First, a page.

The self-selection of information we take in within the digital age is problematic to all of us as it creates an echo chamber of thoughts and opinions — we are all guilty of it, too. We all pretty much seclude ourselves within the comforts of our own ideologies when we are online, which only makes sense in the digital age given we choose what we follow. And let’s be real, we aren’t likely to follow something we don’t like. 

When we do this, we cut ourselves off from the possibility of developing different opinions and ways of thinking through our lives. The internet is great at confirming what we already know, but it’s even better at challenging what we think we are certain of. Oftentimes, people are afraid of this; nobody wants to hear that it’s possible they are wrong, or wants to look at a take of different opinion that makes sense, but we just don’t agree with it. Thus, we stay within a realm where our ideas are reinforced but never challenged.

Our politics are reflective of who we are as a person, and people are supposed to grow and change all through their lives. Changing our politics through our lives doesn’t make us wishy-washy, it’s a sign of personal growth and experience.

I’m not saying that your politics should change, some people will carry the same opinions through their whole lives. But we should strive to challenge our ideas to expand our worldview. Even if all we do is become more set in our previous opinion, it’s good to consider the opposing argument so we may understand why the opposing has the opinion that they do. This can spark respect that we sometimes lack when thinking about people who disagree with us.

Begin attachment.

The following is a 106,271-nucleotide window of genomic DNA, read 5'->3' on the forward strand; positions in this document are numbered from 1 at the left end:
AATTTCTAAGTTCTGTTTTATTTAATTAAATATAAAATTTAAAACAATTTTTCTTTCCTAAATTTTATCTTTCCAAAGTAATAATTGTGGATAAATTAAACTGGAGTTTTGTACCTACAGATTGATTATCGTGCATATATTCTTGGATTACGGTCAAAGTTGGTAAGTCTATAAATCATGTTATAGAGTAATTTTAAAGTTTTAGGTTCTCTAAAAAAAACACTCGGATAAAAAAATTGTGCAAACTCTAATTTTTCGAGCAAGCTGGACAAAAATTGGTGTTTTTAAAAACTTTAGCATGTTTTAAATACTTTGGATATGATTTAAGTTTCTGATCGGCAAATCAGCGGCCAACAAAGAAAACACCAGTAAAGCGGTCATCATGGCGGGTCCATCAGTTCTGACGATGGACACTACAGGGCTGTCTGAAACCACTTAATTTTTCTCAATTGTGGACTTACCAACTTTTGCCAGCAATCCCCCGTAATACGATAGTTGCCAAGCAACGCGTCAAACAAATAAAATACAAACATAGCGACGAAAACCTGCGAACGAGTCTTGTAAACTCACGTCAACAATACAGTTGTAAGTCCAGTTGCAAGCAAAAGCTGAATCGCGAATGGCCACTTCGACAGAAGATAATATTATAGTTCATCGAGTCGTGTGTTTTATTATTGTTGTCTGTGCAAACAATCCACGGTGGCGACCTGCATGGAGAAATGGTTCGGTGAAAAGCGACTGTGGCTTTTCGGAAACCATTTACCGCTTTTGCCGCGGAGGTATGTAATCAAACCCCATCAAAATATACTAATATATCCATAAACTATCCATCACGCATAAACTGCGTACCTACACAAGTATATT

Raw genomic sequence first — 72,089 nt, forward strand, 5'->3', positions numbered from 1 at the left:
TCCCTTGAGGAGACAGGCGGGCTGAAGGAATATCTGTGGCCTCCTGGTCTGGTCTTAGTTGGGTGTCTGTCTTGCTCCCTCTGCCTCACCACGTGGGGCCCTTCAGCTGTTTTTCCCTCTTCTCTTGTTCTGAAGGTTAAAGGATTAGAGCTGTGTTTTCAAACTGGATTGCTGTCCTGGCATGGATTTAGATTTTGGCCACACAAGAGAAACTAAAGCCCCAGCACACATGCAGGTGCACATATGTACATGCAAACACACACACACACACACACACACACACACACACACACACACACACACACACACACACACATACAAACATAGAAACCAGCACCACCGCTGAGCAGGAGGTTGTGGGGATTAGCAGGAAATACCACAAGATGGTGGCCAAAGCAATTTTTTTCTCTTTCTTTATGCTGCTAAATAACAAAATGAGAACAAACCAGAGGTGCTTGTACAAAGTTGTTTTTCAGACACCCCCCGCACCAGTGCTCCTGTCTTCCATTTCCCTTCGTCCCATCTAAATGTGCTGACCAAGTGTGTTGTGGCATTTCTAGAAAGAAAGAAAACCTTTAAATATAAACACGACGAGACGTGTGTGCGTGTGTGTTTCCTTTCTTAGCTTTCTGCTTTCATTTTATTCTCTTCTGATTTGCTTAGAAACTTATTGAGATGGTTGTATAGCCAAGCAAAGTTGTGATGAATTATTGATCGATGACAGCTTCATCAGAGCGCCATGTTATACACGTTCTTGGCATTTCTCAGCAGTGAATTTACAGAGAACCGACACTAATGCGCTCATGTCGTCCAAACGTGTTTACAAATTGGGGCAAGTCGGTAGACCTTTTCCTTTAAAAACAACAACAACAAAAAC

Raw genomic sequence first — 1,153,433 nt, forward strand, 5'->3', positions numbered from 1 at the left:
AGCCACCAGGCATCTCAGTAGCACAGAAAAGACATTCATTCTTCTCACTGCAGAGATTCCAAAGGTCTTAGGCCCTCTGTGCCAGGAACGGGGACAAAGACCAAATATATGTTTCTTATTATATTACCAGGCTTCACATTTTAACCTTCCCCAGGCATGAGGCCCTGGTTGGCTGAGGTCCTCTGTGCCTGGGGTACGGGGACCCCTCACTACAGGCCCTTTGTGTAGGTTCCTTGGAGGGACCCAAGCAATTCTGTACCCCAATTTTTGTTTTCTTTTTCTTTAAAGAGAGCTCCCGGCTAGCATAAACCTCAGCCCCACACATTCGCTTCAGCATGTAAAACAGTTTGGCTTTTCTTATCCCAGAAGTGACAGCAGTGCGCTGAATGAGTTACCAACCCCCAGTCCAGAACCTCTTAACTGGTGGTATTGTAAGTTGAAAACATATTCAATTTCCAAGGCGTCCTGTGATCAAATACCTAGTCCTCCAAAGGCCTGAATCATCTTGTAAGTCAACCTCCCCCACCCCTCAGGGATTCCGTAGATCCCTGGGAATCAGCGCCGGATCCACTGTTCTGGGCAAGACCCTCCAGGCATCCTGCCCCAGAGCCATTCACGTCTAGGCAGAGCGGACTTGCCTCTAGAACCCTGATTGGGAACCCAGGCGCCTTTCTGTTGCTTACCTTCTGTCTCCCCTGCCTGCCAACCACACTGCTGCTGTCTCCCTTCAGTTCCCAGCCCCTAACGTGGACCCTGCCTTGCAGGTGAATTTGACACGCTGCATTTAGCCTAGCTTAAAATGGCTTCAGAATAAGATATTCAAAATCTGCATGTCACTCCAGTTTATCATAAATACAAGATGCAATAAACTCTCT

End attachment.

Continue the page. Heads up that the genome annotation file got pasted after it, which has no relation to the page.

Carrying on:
However, there are, arguably ideas that shouldn’t be accepted. Any sort of bigotry should be rejected and anything that perpetuates oppression in any form shouldn’t be within the realm of conversation. Remember, one of the sides of “many fine people” had actual white supremacists. 

Regardless if you are conservative or liberal, recognizing the opinions of the opposing side is important to the political process. When we isolate ourselves from people and opinions we don’t agree with, all we are doing is rejecting an opportunity to learn and grow as people. Everyone has their own reasoning for why they believe what they do; we will never get an understanding of people's life complexities if we avoid touching that subject with someone who doesn’t agree with us. Perhaps instead of ignoring the opinions and ideologies we disagree with, we can start to actually listen and try to gain an understanding of someone’s different and diverse perspective. 

Unless they’re white supremacists. You can ignore them.

Mikayla Rochelle is a freshman studying journalism at Ohio University. Please note that the views and opinions of the columnists do not reflect those of The Post. Do you agree? Tell Mikayla by tweeting her at @mikayla_roch.

Comments powered by Disqus